The Best Things to Do on The South Coast, UK

Our curated guide to the UK's glorious South Coast.

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Durdle Door in Dorset, UK

Holidays on the UK’s South Coast never disappoint thanks to the winning combination of beautiful beaches, unspoilt nature and fantastic cultural attractions. Add a country pub to the mix and you’re certainly set for a fantastic time. Thanks to this curated list of things to do on the South Coast, you can stop worrying about planning and get straight down to the business of enjoying yourself. And don't forget to book a Plum Guide home on the South Coast while you're there. You won't regret it.

Stonehenge

When it comes to things to do on the South Coast, you simply can’t miss the chance to cross otherworldly Stonehenge off your bucket list. This UNESCO World Heritage Site is the most famous prehistoric monument in Europe and affords visitors an opportunity to discover how the people who built the monument worked and lived. The making of Stonehenge has always been a mystery and it is estimated that erecting the approximately 100 massive stones took 1500 years.

On a normal tour of the site you can’t get up close and personal with the stones, but book a Stone Circle Experience with English Heritage and you’ll be free to wander amongst them and take as many photos as you like. There are some things money can’t buy, but luckily this isn’t one of them (if it were, there’s always Mastercard). A knowledgeable host will be on hand throughout the tour to answer any questions. 

Royal Pavilion

For a decidedly more modern structure to marvel at, head to the Royal Pavilion in quaint and cute Brighton. This ornate seaside palace was once the residence of the Prince Regent (George IV) and later - between 1815-1823 - was transformed by John Nash into what is inarguably one of the most exotic structures in Great Britain. Style-wise it’s a mix of Indian architecture and Chinese inspired interiors, with an overall sense of Regency grandeur.

Don’t miss checking out Queen Victoria’s apartments while you’re there, which having been newly refurbished will almost have you wishing you were crashing in them instead of your luxurious Plum Guide Brighton abode - key word being almost. Victoria may have had that fancy wallpaper but we both know your standards of hygiene are way higher. Check out our list for more things to do in Brighton.

Dartmouth Steam Railway

A unique option when it comes to things to do on the South Coast is to travel back in time on the steam train trip that dreams are made of. The line is six miles (10.8 km) long and the train starts chugging from its own personal platform at Paignton. From there you’ll take in  the splendor of the English Riviera Geopark coast line before making stops at picturesque Goodrington and Churston stations. Next it’s on through the tree-filled slopes of Long Wood along the Dart Estuary and then to Greenway Halt (home to the estate of the late Dame Agatha Christie - don’t worry though, that murder was on the Orient Express only). The last stop is Kingswear.

Along the way be prepared to see an impressive array of wildlife including dolphins, seals, herons and buzzards. Should you wish to keep the good times rolling, included in the price of your ticket is a quick ferry ride across the river to historic Dartmouth, where you’ll find the Britannia Royal Naval College, Tudor fort Bayards Cove and Dartmouth Castle, which by the way is the first castle in England to use guns as its main defense.

Ventnor Botanic Garden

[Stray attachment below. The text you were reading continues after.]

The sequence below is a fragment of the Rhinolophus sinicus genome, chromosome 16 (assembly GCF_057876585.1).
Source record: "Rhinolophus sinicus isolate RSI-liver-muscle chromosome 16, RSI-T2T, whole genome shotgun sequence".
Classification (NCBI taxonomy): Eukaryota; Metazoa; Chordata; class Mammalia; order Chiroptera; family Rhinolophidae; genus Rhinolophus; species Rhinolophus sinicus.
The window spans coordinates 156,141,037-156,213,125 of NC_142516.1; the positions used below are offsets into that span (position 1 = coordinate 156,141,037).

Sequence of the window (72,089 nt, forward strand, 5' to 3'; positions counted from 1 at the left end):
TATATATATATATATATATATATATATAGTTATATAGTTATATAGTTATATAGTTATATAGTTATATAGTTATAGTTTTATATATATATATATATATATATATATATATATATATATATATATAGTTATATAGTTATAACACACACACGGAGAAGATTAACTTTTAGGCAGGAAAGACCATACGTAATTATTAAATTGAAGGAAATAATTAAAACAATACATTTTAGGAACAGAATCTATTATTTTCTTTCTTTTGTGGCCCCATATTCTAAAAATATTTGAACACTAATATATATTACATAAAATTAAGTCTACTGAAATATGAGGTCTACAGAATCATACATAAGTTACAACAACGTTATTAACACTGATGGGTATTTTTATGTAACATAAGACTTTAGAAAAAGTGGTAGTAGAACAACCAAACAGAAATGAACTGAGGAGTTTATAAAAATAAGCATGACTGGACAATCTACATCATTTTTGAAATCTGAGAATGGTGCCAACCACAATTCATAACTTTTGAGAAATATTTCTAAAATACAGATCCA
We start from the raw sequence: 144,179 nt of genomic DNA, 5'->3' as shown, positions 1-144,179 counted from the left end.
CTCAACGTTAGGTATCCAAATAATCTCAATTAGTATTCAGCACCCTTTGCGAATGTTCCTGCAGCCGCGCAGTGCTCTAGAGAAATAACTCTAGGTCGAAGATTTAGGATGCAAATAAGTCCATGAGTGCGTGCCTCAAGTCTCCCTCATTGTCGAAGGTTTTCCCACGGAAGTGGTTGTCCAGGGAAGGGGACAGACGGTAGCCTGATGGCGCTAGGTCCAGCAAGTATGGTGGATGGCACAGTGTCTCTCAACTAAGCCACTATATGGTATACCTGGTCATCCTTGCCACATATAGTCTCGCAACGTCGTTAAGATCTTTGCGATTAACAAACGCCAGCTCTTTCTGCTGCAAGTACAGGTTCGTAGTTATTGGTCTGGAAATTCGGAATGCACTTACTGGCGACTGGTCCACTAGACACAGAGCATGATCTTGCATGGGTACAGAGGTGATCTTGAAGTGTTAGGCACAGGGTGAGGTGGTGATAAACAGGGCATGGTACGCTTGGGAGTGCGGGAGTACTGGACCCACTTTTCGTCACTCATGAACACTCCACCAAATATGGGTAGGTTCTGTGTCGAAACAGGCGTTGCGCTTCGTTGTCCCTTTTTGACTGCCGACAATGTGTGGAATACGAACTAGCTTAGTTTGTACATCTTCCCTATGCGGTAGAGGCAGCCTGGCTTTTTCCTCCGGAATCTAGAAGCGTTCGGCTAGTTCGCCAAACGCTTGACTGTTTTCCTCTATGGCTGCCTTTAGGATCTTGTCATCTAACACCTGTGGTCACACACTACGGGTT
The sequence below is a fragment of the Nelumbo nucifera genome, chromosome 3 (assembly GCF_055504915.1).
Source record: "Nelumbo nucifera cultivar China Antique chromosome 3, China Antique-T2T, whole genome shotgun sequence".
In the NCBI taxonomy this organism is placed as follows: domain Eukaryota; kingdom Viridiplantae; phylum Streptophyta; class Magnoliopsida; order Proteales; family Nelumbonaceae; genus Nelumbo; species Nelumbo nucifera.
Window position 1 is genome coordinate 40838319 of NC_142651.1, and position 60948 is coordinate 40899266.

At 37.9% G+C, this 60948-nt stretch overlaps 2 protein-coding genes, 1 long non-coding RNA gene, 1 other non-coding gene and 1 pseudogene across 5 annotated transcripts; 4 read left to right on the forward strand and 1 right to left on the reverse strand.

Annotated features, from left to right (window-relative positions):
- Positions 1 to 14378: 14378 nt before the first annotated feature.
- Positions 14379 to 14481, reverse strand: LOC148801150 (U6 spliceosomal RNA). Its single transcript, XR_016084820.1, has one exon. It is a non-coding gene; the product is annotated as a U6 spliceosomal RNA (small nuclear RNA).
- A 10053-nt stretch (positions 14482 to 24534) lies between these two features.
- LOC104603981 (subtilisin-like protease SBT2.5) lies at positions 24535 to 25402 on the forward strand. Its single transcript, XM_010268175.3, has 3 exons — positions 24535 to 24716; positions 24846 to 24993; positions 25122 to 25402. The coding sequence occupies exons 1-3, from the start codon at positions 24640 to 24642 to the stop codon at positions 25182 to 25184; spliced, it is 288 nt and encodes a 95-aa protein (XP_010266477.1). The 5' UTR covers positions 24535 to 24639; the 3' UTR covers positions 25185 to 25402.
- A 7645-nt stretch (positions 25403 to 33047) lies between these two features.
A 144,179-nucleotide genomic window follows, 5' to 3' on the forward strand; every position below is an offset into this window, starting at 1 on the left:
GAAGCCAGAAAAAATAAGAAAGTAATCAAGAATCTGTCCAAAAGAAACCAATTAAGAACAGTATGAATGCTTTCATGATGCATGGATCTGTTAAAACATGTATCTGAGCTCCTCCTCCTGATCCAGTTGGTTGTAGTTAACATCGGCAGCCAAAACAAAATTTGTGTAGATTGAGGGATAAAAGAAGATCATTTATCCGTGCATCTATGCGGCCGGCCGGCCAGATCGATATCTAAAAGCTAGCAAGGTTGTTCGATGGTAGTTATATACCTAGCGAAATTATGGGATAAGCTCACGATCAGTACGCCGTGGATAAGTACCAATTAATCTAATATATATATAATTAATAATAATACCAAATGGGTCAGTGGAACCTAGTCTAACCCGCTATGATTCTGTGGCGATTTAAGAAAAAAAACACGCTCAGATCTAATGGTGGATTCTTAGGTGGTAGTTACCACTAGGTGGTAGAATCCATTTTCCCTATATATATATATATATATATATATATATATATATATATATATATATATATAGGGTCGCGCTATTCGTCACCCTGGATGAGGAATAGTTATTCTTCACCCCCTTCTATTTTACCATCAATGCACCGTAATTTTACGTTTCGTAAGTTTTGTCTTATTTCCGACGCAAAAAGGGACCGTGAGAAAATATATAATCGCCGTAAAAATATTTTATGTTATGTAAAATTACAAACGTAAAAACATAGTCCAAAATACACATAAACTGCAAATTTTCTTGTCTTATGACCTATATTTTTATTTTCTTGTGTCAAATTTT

Located on the charming Isle of Wight where this incredible Plum Guide home is waiting for your arrival, the Ventnor Botanic Garden was founded in 1970 by Sir Harold Hillier and later donated to the local council. Its bountiful collection of flora includes worldwide temperate and subtropical trees as well as shrubs organised by region. In case you thought your indoor plant game was goals, let us remind you that this garden houses 6000 species of rare and exotic plants and trees across 22 acres.

The gardens here are beautifully kept without being overly manicured. For those of you who have finally been able to explain to your children that there are no such thing as fairies, be forewarned that a walk in these magical grounds might well convince them you were lying. 

Try some new water sports

If you’re travelling with children in tow, why not give them a thrill with a morning or afternoon spent at Action Watersports in Kent? They’ll be more than willing to visit that boring historic monument after a few hours spent water-skiing, wakeboarding or jet skiing to their heart’s content (and your heart’s terror).

The centre’s purpose-built freshwater lake is just 15 minutes from the M20 and the perfect spot to learn the basics or practise more advanced skills. Facilities include a slalom course, jump ramp and ringo rides are available too. We know you’ll want to join in on the fun, so just a warning to remember you’re not in your teens or twenties anymore. Go too hard and you’ll feel it tomorrow.

Walk the Jurassic Coast

It is actually possible to walk the entire length of the Jurassic Coast. The UNESCO World Heritage Site runs for 95 miles all the way from Exmouth in Devon to Old Harry Rocks in Dorset, but we know you have lives so no pressure if you fancy joining for just a few miles of fun.

Enjoy breathtaking coastal views ideal for next year’s Christmas card, as well as woodland trails, spectacular flora and fauna and of course the chalk formations rising from the sea known as Old Harry’s Rocks. Don’t miss the Lulworth Cove where you can swim or kayak, as well as explore on foot. For those who want to try wild swimming, the 1km beginners swim through Durdle Door to Man o War Bay and back is a great way to escape the crowds and really dive into nature. Explore the rest of Dorset with our list of things to do.

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